Monday, August 30, 2010

A Great Week for Chasing Greats

Last week was HUGE for my pursuit of interviewing the oldest living baseball players for my upcoming book, Chasing Greats (June 2011, McFarland Publishing). My goal is to interview the players who can still be interviewed, and cross off my list of the ones who can't be interviewed for whatever reason.
So, here's what happened last week:
First, I contacted Ray Hathaway (#21 on the list) and interviewed him on the phone.

On Sunday, I drove 12 hours to and from Oxnard to interview the oldest living player, Tony Malinosky.

Later that day, I traveled to Ventura to locate Don Lang (#9). I was able to contact Don's wife and she explained that he cannot speak or recognize anyone. So, unfortunately, no interview there.

And finally, I had to take Eddie Joost (#16) off my list. He told me in very simple terms that he doesn't want to be bothered by any writers. Oh well.
So, four off my list--I'm making good progress!
Top: Eddie Joost
Next from top: Don Lang
Next: Tony Malinosky
Bottom: Ray Hathaway

Friday, August 27, 2010

Gift Cards: Rip-Off Report

We got married last year and many of our friends gave us bank gift cards. What a scam! During this recession, banks are looking for new streams of revenue, including higher credit card fees, higher interest rates and late fees up the yahoo and now I’ve discovered that gift cards are another way to stick it to the consumer.
If you want to give someone a gift card, why not opt for cash? It spends easier and you won’t get saddled with silly fees. The #1 set of fees devised by the bank geniuses are the non-usage ones. There is a time limit with each card—some offer one year or even less—and if you don’t use the cards right away, you’ll be charged at every turn. One of them charges you $2.50 each month over the standard period. If you don’t use it for quite some time, you’ll try to buy something with it and suddenly notice that the card’s balance is way down or completely worthless if you’ve waited too long.
Plus, many of these gift cards have an “activation fee”. One of them charged us $5.95 to use the card the first time. Why does the recipient have to pay this? In some states, they’ve passed laws that let the buyer of the gift card pay that fee. Hard cash doesn’t have this type of activation tax. What a joke!
Also, the gift card companies (major names in our case like Visa and American Express) don’t want to share your balance information on the cards very easily. To find out the balances, you have to go online and input the unending series of numbers to discover how much money is left. They can’t tell you your balance at the stores where you use the cards. So it’s a guessing game and the banks thrive on things like this.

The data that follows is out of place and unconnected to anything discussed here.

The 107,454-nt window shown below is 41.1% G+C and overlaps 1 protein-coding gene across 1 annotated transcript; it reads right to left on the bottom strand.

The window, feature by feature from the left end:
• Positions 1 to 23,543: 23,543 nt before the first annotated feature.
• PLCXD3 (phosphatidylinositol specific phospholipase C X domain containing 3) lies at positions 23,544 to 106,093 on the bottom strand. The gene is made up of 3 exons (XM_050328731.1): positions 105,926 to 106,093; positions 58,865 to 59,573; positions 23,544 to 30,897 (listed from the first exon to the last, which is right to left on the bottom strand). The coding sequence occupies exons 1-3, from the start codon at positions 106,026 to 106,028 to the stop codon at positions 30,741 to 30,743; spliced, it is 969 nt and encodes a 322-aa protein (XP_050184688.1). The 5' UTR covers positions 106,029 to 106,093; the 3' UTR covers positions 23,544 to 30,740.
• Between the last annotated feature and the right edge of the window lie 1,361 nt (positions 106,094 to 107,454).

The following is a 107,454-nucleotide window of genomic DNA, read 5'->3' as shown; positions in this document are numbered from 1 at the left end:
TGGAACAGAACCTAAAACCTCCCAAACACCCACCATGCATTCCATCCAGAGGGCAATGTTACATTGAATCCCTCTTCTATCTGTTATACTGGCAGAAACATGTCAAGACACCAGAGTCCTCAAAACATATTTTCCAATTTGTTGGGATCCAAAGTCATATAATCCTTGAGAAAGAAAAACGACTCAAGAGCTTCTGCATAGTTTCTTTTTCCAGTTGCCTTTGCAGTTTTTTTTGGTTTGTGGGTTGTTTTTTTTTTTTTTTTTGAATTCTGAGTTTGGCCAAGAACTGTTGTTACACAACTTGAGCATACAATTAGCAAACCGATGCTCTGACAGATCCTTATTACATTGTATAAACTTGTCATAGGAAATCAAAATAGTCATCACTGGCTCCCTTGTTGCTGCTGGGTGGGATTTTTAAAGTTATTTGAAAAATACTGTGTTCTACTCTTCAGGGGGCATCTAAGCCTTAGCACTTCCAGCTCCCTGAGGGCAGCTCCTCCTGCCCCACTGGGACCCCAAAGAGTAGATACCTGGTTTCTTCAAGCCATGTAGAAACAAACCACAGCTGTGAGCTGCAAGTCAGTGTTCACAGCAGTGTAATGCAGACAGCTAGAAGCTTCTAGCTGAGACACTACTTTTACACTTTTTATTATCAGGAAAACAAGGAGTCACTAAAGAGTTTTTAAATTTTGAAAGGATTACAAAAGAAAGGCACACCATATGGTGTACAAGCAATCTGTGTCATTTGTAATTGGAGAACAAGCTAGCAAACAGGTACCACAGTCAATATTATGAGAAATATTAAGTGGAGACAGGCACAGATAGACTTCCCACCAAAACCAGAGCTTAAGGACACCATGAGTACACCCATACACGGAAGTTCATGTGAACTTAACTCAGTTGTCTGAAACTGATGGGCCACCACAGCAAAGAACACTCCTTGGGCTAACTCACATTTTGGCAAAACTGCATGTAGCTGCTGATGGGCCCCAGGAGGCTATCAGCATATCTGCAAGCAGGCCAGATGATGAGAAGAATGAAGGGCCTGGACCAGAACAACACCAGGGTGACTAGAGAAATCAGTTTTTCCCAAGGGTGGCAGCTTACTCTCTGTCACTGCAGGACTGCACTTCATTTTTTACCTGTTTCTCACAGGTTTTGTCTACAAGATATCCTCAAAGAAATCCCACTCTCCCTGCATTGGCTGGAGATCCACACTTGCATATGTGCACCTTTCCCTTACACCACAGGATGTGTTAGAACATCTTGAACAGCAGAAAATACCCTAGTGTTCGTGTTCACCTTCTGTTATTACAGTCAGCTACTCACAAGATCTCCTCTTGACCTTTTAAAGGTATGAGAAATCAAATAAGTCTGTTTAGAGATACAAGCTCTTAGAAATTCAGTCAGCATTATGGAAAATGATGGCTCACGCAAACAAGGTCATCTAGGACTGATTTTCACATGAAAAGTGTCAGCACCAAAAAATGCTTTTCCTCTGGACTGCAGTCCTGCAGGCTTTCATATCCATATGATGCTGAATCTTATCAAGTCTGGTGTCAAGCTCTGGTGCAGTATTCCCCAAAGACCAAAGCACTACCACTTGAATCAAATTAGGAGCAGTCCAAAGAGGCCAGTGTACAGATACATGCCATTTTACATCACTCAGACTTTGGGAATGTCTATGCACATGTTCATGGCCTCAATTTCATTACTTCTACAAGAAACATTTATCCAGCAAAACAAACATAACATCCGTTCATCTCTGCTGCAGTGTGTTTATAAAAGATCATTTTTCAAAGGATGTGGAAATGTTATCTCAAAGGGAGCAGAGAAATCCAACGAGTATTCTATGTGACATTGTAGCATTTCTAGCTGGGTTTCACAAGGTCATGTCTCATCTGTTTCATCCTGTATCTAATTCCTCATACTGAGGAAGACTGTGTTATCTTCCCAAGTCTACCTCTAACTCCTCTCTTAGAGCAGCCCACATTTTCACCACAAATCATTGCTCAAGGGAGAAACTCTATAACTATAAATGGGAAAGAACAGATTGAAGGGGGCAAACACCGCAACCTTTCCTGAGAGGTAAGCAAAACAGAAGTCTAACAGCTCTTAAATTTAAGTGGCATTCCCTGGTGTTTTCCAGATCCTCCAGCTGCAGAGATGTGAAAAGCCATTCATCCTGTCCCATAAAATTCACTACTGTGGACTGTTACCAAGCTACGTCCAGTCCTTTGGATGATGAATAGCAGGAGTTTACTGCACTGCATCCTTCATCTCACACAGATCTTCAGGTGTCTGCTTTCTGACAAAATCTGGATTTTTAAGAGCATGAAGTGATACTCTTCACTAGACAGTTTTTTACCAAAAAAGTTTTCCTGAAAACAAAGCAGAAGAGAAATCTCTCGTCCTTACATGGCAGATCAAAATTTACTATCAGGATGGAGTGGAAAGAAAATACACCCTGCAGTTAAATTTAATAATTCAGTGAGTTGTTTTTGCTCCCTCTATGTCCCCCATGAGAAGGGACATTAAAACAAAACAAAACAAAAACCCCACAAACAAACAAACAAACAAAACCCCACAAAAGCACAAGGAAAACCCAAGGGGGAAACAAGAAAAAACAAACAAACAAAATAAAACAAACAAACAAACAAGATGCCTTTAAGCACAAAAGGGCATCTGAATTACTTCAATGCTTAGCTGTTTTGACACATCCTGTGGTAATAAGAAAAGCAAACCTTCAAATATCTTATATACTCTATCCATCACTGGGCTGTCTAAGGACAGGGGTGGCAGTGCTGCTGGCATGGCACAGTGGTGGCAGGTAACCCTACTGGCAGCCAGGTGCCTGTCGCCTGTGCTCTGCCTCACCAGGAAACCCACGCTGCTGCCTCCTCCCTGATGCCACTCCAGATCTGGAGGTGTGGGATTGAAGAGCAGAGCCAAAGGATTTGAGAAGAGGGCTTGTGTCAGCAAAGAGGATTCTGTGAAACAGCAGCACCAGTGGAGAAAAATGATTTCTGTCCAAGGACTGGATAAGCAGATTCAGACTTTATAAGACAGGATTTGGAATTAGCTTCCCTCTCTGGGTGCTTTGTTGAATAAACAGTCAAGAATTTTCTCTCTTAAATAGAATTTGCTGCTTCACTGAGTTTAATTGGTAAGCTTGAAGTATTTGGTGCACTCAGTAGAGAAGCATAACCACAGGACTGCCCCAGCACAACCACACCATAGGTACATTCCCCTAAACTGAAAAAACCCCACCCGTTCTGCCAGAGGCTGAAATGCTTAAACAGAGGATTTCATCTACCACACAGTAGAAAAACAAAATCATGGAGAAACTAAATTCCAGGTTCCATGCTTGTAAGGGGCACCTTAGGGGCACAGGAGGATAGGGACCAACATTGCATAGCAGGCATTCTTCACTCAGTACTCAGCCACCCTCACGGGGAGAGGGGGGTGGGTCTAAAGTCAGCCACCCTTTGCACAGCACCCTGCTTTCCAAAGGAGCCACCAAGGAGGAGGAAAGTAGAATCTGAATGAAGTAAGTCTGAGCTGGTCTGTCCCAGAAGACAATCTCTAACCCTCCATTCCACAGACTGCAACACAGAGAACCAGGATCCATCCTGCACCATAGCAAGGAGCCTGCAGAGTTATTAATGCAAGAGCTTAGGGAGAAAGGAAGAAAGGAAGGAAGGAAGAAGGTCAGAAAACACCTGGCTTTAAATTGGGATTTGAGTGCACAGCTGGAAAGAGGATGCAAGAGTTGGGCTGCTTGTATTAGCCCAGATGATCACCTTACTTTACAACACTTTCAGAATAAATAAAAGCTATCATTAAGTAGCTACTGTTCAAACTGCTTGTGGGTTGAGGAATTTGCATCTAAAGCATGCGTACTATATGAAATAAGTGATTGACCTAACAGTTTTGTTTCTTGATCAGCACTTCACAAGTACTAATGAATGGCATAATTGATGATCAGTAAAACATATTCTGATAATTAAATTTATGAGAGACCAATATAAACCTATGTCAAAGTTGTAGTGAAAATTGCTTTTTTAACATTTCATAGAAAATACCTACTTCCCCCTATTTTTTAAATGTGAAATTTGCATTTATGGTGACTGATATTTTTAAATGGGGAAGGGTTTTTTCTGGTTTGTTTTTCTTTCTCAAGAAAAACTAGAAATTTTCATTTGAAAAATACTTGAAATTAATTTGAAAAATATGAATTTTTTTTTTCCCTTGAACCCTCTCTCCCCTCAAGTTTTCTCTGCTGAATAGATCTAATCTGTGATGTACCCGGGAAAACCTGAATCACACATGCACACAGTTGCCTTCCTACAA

The reason for this is very simple, actually. Most people won’t spend time researching the balances, so in the end the banks know all too well that people will leave a small amount of money on each card. When it gets down to $3.00, for instance, what can you buy with that? Maybe a candy bar or a DVD rental? (not anymore). Banks love the fact that people leave money on their cards. And if they don’t use it promptly, the bank will suck up that balance quicker than you can yell, “Scam!”
And the cards won’t let you buy things that cost more than the balance on the card. Another con job. The merchant will tell you the card doesn’t have enough money in it, so you can’t use it. It won’t use up the balance so that you can supplement it with another card, a credit card or cash. Most people won’t know their balances, so they won’t even know what they can buy with this ridiculous piece of plastic.
So, stay away from gift cards. Buy real gifts, or give silver or actual cash. Your friends will appreciate the gift anyway and all of the money you gift them will go in their pockets, as opposed to the deep ones the banks will swipe away at every opportunity. Whatever happened when banks actually helped people? Now they operate primarily as money vultures, waiting for you to screw up so they can bend you over right at the teller’s window.

Wednesday, August 18, 2010

Should Gil Hodges Be in the Hall of Fame?